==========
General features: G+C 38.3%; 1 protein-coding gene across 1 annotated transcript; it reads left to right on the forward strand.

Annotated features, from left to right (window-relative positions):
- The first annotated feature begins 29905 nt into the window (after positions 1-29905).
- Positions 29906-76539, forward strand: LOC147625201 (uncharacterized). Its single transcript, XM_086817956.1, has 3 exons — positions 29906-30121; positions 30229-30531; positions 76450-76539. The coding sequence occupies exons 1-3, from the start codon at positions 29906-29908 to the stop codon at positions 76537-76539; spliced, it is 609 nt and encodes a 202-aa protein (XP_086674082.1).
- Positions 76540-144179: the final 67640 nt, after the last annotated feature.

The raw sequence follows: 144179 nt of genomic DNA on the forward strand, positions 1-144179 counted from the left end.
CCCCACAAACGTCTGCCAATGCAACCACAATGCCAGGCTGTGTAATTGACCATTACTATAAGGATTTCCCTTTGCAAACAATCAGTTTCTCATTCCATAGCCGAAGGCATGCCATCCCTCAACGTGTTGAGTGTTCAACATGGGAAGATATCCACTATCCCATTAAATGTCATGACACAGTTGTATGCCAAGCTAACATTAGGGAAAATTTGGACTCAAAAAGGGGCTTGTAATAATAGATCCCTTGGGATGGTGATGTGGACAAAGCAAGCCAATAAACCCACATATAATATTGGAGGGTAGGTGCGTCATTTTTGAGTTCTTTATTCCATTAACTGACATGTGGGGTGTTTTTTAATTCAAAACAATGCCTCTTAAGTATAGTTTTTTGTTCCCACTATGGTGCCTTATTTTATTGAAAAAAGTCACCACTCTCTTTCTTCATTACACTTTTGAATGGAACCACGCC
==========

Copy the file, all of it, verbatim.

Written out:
General features: G+C 38.3%; 1 protein-coding gene across 1 annotated transcript; it reads left to right on the forward strand.

Annotated features, from left to right (window-relative positions):
- The first annotated feature begins 29905 nt into the window (after positions 1-29905).
- Positions 29906-76539, forward strand: LOC147625201 (uncharacterized). Its single transcript, XM_086817956.1, has 3 exons — positions 29906-30121; positions 30229-30531; positions 76450-76539. The coding sequence occupies exons 1-3, from the start codon at positions 29906-29908 to the stop codon at positions 76537-76539; spliced, it is 609 nt and encodes a 202-aa protein (XP_086674082.1).
- Positions 76540-144179: the final 67640 nt, after the last annotated feature.

The raw sequence follows: 144179 nt of genomic DNA on the forward strand, positions 1-144179 counted from the left end.
CCCCACAAACGTCTGCCAATGCAACCACAATGCCAGGCTGTGTAATTGACCATTACTATAAGGATTTCCCTTTGCAAACAATCAGTTTCTCATTCCATAGCCGAAGGCATGCCATCCCTCAACGTGTTGAGTGTTCAACATGGGAAGATATCCACTATCCCATTAAATGTCATGACACAGTTGTATGCCAAGCTAACATTAGGGAAAATTTGGACTCAAAAAGGGGCTTGTAATAATAGATCCCTTGGGATGGTGATGTGGACAAAGCAAGCCAATAAACCCACATATAATATTGGAGGGTAGGTGCGTCATTTTTGAGTTCTTTATTCCATTAACTGACATGTGGGGTGTTTTTTAATTCAAAACAATGCCTCTTAAGTATAGTTTTTTGTTCCCACTATGGTGCCTTATTTTATTGAAAAAAGTCACCACTCTCTTTCTTCATTACACTTTTGAATGGAACCACGCC